Social cultural Perspective

Social cultural Perspective

Social cultural Perspective

By Namra Sarwar

The social cultural perspective in psychology suggests that human behavior is influenced by social context, environmental cues, social pressures and cultural influences. Anyone who has attended a football game will recognize that human behavior is susceptible to influence of the crowd mentality. We are all shaped by the context of our environment and influenced by the perception of authority in our social order. Social psychologists suggest that these forces are very powerful and explain a great deal about the causes of human behavior and thought processes.


Socio-cultural psychology is a relatively new branch of psychology and is often also termed as social psychology. Sociocultural psychology studies the effect of social situations in terms of society as a whole and its role in shaping human behavior.

An important perspective that has emerged in psychology in recent years is termed the sociocultural perspective. Like social learning theory, the sociocultural approach is based on the assumption that our personalities, beliefs, attitudes and skills are learned from others. The sociocultural approach goes further, however, in stating that it is impossible to fully understand a person without understanding his or her culture, ethnic identity, gender identity, and other important sociocultural factors.

Social and Culture: What does a socio-cultural perspective imply?

As the name implies, two words are central to the socio-cultural approach on psychological issues: “social” and “cultural”. When something is social, it’s automatically interconnected and referred to other people. M. Weber, one of the most important sociologists in the first half of the 20th century, defined “social acting” in a way, that the sense of the action is related to others’ behavior (Weber, 1922). If I found a wallet lying on the street, I would bring it to the lost property office in anticipation of someone who’s searching for it. If I weren’t expect that, it wouldn’t be a kind of social behavior. So the relation to others’ behavior gives sense to my acting and initiates it, consequently it is social acting.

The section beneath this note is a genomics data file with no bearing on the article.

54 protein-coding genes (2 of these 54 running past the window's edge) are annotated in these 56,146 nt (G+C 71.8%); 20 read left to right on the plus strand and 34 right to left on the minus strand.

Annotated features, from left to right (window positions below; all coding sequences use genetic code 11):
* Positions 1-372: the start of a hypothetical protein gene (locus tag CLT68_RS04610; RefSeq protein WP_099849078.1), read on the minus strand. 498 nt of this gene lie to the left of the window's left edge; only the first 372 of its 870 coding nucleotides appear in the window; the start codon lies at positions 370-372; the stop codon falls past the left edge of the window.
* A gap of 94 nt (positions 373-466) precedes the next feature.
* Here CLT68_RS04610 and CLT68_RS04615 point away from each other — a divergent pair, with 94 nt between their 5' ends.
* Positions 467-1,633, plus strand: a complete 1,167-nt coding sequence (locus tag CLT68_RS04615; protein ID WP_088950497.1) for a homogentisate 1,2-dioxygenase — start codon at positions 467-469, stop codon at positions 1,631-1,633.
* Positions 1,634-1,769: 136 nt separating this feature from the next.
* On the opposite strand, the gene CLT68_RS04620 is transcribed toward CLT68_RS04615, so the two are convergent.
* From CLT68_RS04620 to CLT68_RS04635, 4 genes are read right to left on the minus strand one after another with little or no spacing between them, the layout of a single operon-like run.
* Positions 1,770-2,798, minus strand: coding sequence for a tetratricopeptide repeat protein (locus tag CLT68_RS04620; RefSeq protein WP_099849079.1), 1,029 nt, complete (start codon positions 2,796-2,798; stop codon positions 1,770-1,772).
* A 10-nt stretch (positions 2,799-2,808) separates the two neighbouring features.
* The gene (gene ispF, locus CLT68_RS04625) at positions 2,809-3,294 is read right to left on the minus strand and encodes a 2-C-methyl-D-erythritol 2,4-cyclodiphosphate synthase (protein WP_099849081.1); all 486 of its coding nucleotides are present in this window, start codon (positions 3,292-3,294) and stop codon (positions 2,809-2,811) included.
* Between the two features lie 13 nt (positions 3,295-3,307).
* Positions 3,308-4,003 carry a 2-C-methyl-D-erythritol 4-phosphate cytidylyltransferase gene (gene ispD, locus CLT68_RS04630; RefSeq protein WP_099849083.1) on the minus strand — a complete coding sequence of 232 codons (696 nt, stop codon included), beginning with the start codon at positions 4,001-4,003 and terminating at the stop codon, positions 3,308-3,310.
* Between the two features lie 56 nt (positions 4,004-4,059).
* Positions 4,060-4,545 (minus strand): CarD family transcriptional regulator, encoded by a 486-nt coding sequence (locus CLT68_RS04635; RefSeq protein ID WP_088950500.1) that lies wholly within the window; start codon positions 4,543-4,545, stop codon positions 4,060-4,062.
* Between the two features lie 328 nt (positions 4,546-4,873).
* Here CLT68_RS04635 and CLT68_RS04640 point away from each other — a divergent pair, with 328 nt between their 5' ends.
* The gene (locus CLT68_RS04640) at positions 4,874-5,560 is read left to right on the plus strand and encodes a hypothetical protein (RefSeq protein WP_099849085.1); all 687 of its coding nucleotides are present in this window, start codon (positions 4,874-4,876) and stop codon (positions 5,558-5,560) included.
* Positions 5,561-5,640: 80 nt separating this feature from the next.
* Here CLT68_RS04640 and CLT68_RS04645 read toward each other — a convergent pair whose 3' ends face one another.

The meaning of the second word “culture” is a classical anthropological issue. Taylor (1874), a cultural anthropologist, defined culture as “that complex whole which includes knowledge, belief, art, morals, law custom, and any other capabilities and habits acquired by man as a member of society” (p.1; cited in Cole, 2005).

Thus, the socio-cultural perspectives on psychological issues mean a holistic research aim to understand the interconnections between the intra-psychological and the inter-psychological mechanisms. Consequently, the social community and the specific working culture at the workplace become essential for individual development and learning processes at work. Each community in a specific domain develops own ways of “tool” handling to fit in its environment.

Timeline Chart

Time period

Sociocultural Development

384-322 Aristotle: extolled the value of friendship


Plato: seeing ourselves reflects in others is often the best source of such understanding.

John Lock, David Hume and Adam Smith: emphasized the importance of “points of attachment offered by life with others.”


Herder, Fichte, Hegal: who stressed our dependence on social and material existence


Diderot, Rousseau: influence of social forces on our psychological live

early 20th century Sociocultural and relational thinking was common
middle of the 20th century

influential intellectual developments in sociology and anthropology that parallel the sociocultural psychology

past two decades

further developed sociocultural versions of human nature and social life